An important consideration in evaluation of elevated cholesterol levels in the IUGR+HFD rat offspring includes the amount of fat and cholesterol in maternal milk. High maternal dietary fat intake increases the fat content in maternal milk (Vuori et al. 1982). Furthermore, the type of fat in the maternal diet influences the fatty acid composition of maternal milk (Boris et al. 2004). In our study, while Anesthesia+HFD and Surgery+HFD dams had increased fat and cholesterol in dam milk compared to Anesthesia+Reg, there was no difference between Anesthesia+HFD and Surgery+HFD milk. Our findings suggest that offspring consumption of dam milk did not contribute to increased hepatic cholesterol levels in rats at PND 14 and emphasize the impact of the fetal environment on cholesterol levels.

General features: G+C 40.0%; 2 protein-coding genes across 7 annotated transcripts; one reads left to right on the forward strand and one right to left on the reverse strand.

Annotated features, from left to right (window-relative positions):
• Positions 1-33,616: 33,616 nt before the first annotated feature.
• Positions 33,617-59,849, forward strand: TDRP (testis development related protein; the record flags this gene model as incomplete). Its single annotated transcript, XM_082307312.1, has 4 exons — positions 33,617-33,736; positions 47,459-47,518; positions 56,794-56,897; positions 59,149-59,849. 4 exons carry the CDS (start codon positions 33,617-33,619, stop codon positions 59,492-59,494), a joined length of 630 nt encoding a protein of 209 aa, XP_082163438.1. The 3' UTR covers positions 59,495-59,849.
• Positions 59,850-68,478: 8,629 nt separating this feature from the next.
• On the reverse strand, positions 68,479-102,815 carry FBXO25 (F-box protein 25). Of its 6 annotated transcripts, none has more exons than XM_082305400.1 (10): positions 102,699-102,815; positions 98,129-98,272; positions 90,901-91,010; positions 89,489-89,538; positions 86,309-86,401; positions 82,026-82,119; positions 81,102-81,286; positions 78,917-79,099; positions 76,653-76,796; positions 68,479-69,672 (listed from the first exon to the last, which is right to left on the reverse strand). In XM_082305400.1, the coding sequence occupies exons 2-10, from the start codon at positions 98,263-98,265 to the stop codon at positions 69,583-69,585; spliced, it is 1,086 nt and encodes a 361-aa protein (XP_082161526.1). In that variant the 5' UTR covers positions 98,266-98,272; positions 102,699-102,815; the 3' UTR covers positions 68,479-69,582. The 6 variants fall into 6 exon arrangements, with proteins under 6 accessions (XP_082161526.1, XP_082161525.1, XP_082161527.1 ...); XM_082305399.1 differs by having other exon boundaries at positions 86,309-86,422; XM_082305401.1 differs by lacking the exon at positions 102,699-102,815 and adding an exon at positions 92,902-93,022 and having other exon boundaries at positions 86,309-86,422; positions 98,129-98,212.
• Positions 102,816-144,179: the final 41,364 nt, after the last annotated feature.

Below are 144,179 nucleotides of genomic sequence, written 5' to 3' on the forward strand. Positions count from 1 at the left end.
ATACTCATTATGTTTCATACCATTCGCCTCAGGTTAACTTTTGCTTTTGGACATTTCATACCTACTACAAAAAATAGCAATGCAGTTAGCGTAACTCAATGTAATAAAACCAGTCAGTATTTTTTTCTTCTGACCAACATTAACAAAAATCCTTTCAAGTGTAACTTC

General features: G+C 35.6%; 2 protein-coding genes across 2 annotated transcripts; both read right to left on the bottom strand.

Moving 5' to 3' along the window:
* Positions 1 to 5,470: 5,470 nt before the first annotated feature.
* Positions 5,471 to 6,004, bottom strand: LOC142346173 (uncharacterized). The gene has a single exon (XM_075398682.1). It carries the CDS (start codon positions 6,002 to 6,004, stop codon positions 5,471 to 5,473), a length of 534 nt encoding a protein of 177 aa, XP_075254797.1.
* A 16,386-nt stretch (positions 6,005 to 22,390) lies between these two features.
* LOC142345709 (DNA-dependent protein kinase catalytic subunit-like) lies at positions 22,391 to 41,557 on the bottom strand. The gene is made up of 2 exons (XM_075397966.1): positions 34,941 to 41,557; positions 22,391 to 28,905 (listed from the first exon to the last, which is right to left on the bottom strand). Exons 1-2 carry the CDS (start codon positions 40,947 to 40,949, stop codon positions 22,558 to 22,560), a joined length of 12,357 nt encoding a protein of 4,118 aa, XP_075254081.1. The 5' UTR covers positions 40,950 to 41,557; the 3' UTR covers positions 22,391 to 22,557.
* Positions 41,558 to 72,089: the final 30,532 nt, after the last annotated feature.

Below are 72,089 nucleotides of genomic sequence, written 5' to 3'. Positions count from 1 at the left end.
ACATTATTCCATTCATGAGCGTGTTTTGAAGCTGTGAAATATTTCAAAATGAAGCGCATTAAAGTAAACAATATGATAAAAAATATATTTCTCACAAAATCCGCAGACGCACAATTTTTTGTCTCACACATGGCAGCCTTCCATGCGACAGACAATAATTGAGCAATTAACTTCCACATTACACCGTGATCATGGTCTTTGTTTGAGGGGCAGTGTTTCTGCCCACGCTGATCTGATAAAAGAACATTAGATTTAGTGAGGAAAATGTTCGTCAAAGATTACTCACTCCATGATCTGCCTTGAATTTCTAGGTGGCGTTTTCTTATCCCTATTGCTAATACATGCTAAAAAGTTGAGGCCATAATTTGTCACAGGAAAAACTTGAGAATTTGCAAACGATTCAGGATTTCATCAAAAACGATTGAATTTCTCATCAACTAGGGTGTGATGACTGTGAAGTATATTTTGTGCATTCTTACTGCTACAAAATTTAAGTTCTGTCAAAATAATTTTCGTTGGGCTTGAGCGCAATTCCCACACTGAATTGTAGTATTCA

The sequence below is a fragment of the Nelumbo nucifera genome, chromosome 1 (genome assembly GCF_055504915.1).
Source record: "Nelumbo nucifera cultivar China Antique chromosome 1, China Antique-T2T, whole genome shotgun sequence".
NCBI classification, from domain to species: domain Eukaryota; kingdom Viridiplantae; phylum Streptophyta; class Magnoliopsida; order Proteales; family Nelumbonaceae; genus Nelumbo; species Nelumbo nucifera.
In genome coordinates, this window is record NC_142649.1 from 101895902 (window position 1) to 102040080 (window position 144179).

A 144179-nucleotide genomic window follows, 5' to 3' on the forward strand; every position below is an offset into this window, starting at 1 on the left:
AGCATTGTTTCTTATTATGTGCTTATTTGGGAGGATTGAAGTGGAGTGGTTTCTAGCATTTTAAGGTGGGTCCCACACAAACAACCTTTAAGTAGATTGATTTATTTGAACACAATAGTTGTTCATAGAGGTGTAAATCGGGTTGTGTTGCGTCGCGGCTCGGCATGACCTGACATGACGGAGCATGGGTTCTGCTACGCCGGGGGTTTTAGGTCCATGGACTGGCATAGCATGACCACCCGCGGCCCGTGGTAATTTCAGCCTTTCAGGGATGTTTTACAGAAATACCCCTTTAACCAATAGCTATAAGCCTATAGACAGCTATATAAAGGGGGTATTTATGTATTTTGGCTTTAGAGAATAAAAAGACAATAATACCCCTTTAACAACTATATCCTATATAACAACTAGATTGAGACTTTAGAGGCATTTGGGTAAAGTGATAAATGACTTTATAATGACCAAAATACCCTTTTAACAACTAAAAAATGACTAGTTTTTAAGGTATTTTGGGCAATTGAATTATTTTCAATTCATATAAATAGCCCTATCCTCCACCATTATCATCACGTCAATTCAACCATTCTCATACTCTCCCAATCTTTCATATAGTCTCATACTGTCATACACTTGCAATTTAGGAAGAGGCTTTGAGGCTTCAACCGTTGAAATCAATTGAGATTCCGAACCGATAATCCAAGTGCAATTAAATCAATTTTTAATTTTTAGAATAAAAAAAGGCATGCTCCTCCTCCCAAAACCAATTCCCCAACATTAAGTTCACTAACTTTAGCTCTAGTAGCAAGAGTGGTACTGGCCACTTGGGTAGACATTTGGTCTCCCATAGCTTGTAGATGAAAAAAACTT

Regulation of cholesterol metabolism is sex specific. IUGR induces sex‐specific increases in cholesterol levels in humans and rodents (Forsdahl 1978; Sohi et al. 2011). In humans, IUGR men had an increased ratio of LDL cholesterol to HDL cholesterol compared to IUGR women (The Hertfordshire Cohort Study, 2006). Conversely, when fed a normal‐fat diet, Ldlr knock‐out female mice had higher cholesterol compared to male Ldlr knock‐out mice (Hatch et al. 2012). In our previous study, female IUGR rats fed a HFD in adulthood had higher serum cholesterol levels than male IUGR rats fed the same diet (Zinkhan et al. 2014). Our current study similarly found sex‐specific differences in cholesterol metabolism, as female IUGR+HFD rats had increased hepatic cholesterol accumulation, Ldlr protein levels, and Ldlr activity earlier in life compared to male IUGR+HFD rats. Potential sex differences in the regulation of Ldlr protein levels in utero may result in increased hepatic cholesterol in female IUGR+HFD rats earlier in life than in male IUGR+HFD rats. Sex‐specific increases in Ldlr protein may result from increased Ldlr mRNA expression and increased accessibility of transcription machinery to the Ldlr gene. While IUGR+HFD predisposes to increased cholesterol accumulation in both sexes, earlier onset of cholesterol accumulation and therefore prolonged exposure to high cholesterol in female IUGR+HFD rats may increase the severity of long‐term metabolic complications.